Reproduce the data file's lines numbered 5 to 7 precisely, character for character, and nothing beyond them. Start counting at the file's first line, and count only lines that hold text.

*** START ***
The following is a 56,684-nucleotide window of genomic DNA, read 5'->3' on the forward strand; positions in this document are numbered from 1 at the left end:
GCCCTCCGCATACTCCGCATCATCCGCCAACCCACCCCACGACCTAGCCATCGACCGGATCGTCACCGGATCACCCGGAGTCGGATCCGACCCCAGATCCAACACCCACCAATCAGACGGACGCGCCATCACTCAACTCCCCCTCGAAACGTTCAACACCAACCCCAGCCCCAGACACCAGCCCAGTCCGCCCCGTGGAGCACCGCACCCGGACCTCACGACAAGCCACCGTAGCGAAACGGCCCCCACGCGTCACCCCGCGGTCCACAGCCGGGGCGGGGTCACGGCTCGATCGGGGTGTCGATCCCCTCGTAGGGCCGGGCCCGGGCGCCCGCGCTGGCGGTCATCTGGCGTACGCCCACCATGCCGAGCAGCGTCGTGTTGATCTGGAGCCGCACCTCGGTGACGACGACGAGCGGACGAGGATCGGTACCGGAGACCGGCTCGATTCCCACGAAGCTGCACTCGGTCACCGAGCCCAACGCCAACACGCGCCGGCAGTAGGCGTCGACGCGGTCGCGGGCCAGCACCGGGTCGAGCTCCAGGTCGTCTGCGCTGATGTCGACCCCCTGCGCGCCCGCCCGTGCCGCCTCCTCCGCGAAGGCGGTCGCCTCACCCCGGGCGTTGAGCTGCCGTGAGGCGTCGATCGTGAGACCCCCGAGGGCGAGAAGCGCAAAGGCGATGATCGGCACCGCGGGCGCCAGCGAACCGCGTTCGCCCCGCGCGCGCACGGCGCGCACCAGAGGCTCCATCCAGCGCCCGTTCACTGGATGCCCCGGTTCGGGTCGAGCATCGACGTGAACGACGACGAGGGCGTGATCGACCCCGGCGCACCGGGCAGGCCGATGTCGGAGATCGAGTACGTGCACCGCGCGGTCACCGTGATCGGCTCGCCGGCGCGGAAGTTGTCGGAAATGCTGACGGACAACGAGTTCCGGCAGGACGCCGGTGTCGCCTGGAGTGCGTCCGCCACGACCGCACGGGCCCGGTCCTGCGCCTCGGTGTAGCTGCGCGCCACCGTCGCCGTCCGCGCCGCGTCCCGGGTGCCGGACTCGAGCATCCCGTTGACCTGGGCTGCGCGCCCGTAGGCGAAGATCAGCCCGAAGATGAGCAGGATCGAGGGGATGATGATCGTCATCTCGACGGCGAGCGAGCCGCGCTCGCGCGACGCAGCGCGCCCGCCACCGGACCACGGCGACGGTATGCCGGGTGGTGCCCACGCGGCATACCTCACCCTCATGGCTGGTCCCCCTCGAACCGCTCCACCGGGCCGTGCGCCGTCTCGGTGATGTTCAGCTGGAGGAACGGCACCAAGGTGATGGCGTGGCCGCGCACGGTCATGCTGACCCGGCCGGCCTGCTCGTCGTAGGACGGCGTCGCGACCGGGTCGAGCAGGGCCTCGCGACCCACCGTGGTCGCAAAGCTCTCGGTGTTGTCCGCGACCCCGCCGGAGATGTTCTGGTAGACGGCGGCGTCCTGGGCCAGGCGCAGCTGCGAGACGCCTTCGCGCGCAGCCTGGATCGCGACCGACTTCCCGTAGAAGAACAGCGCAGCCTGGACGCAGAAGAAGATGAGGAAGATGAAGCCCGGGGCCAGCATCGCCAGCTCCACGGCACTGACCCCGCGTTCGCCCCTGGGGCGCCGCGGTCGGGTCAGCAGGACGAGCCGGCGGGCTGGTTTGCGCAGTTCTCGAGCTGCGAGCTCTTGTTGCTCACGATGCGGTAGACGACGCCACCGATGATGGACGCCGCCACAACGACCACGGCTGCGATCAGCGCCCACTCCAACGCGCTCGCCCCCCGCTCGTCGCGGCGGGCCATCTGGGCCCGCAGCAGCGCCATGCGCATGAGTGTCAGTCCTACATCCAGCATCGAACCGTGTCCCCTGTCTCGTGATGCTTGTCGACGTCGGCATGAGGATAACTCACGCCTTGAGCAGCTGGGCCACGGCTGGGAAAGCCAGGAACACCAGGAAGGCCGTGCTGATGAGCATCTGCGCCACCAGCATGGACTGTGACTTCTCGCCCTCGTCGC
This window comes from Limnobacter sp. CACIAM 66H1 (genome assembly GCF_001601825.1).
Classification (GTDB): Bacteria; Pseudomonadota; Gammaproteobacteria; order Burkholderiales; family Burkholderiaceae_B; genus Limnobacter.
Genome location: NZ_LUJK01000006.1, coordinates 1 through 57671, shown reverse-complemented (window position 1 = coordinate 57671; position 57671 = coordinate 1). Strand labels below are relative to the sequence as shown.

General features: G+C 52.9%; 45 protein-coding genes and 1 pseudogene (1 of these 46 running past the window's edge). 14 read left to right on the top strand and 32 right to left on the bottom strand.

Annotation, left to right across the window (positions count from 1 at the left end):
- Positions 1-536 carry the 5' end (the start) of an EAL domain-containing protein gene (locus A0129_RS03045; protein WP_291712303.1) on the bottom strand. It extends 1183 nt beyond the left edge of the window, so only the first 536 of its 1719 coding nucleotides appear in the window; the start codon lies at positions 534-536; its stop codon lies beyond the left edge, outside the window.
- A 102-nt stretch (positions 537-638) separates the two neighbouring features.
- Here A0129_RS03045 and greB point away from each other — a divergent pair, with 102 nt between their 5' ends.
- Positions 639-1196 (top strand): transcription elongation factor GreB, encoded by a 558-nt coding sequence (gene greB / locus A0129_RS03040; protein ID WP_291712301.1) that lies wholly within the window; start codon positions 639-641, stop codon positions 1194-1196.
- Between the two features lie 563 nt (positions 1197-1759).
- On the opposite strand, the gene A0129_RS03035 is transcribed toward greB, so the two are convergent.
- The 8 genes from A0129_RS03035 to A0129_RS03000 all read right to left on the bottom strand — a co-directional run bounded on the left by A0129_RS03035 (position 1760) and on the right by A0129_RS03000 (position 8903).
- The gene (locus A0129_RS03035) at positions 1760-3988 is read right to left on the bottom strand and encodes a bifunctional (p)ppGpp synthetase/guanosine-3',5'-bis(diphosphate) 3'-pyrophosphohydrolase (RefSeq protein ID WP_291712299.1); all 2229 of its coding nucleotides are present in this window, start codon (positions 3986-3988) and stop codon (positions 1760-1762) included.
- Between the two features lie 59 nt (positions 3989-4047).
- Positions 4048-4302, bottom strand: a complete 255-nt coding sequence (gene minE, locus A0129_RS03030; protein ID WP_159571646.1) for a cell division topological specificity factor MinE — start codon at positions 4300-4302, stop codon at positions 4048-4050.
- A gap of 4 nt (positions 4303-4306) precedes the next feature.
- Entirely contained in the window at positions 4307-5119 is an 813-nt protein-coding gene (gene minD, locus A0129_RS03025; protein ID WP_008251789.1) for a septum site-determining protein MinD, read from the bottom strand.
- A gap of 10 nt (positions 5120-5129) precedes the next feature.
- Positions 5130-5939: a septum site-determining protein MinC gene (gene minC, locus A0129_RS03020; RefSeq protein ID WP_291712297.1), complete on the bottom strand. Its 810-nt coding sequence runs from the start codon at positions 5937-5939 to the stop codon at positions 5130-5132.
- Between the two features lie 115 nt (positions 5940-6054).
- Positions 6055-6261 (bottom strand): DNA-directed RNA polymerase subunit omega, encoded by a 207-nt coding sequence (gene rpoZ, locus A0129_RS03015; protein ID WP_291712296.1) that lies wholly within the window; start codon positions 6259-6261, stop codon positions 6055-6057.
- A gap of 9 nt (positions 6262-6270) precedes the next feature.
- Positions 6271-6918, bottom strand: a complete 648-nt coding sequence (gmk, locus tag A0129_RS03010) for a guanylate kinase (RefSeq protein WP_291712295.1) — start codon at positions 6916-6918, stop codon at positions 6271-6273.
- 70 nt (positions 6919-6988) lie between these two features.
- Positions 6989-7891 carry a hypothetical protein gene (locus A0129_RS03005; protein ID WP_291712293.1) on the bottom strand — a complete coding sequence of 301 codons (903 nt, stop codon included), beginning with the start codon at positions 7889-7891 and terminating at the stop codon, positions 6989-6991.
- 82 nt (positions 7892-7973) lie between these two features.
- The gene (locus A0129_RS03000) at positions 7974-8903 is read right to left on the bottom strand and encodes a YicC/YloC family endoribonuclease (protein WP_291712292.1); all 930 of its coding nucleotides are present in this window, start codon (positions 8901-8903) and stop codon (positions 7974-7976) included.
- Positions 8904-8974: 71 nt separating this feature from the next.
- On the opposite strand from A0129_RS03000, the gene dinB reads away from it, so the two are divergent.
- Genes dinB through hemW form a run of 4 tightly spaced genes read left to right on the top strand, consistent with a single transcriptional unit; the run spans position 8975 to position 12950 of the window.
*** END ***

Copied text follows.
Genome location: NZ_LUJK01000006.1, coordinates 1 through 57671, shown reverse-complemented (window position 1 = coordinate 57671; position 57671 = coordinate 1). Strand labels below are relative to the sequence as shown.

General features: G+C 52.9%; 45 protein-coding genes and 1 pseudogene (1 of these 46 running past the window's edge). 14 read left to right on the top strand and 32 right to left on the bottom strand.

Annotation, left to right across the window (positions count from 1 at the left end):